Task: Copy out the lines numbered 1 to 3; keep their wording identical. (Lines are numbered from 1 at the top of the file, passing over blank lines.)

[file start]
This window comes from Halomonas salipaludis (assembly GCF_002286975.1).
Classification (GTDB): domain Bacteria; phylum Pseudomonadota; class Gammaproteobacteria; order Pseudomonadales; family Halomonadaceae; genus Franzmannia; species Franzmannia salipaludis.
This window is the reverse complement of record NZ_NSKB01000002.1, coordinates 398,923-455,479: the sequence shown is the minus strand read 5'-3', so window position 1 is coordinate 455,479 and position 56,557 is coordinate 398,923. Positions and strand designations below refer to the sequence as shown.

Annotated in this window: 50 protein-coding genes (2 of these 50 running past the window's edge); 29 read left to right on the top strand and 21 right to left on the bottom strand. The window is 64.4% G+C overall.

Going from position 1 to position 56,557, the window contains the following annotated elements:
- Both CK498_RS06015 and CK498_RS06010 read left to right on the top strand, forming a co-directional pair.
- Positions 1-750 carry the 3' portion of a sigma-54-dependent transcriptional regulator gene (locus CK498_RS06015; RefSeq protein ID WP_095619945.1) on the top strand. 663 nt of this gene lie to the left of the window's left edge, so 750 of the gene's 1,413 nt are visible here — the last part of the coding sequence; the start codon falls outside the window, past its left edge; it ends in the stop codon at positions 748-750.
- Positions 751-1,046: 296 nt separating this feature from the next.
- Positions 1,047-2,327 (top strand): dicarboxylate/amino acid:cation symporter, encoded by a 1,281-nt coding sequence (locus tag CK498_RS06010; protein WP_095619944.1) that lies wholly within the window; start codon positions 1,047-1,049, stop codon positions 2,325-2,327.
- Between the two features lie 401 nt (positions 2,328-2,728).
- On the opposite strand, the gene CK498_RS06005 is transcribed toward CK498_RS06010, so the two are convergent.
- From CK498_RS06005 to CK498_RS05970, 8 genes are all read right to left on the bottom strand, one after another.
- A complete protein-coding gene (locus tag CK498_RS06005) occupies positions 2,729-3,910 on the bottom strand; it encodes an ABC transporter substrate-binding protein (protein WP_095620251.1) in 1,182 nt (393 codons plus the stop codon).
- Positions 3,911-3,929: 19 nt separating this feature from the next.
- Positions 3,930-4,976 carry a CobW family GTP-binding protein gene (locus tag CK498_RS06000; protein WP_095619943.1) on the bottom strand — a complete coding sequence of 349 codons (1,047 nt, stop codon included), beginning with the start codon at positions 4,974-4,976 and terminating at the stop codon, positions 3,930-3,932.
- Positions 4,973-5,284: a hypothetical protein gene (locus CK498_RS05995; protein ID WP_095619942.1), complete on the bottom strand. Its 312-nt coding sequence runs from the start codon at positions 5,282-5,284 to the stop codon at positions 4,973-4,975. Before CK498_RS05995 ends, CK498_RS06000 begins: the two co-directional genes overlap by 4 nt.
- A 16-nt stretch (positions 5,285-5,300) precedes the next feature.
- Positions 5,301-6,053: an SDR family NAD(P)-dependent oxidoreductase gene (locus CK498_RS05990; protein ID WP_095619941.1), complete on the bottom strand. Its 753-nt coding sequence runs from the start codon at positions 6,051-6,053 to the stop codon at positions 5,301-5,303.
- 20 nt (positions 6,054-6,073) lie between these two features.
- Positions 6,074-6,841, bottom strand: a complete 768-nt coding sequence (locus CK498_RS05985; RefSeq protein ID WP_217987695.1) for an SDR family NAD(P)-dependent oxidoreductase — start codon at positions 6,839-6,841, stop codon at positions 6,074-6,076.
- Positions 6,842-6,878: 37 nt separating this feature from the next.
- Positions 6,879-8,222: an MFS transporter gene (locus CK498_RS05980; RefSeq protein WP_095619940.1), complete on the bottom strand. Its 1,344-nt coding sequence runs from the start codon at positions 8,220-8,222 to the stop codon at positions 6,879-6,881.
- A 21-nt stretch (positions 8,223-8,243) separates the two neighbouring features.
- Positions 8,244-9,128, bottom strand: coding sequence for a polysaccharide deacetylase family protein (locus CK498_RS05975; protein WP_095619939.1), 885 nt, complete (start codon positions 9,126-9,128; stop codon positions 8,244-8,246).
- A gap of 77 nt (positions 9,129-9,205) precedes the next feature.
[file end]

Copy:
This window comes from Halomonas salipaludis (assembly GCF_002286975.1).
Classification (GTDB): domain Bacteria; phylum Pseudomonadota; class Gammaproteobacteria; order Pseudomonadales; family Halomonadaceae; genus Franzmannia; species Franzmannia salipaludis.
This window is the reverse complement of record NZ_NSKB01000002.1, coordinates 398,923-455,479: the sequence shown is the minus strand read 5'-3', so window position 1 is coordinate 455,479 and position 56,557 is coordinate 398,923. Positions and strand designations below refer to the sequence as shown.